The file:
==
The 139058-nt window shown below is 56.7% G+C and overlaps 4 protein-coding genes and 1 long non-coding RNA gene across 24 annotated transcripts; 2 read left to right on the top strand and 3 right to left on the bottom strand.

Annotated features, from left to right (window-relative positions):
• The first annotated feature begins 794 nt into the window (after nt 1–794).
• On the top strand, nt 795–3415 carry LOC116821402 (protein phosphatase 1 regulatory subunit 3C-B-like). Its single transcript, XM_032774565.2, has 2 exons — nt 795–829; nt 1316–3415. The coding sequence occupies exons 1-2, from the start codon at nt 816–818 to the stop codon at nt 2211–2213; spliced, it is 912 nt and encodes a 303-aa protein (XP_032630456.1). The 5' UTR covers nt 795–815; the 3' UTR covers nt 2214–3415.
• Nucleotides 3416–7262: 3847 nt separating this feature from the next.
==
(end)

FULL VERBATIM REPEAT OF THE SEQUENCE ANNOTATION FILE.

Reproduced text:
The 139058-nt window shown below is 56.7% G+C and overlaps 4 protein-coding genes and 1 long non-coding RNA gene across 24 annotated transcripts; 2 read left to right on the top strand and 3 right to left on the bottom strand.

Annotated features, from left to right (window-relative positions):
• The first annotated feature begins 794 nt into the window (after nt 1–794).
• On the top strand, nt 795–3415 carry LOC116821402 (protein phosphatase 1 regulatory subunit 3C-B-like). Its single transcript, XM_032774565.2, has 2 exons — nt 795–829; nt 1316–3415. The coding sequence occupies exons 1-2, from the start codon at nt 816–818 to the stop codon at nt 2211–2213; spliced, it is 912 nt and encodes a 303-aa protein (XP_032630456.1). The 5' UTR covers nt 795–815; the 3' UTR covers nt 2214–3415.
• Nucleotides 3416–7262: 3847 nt separating this feature from the next.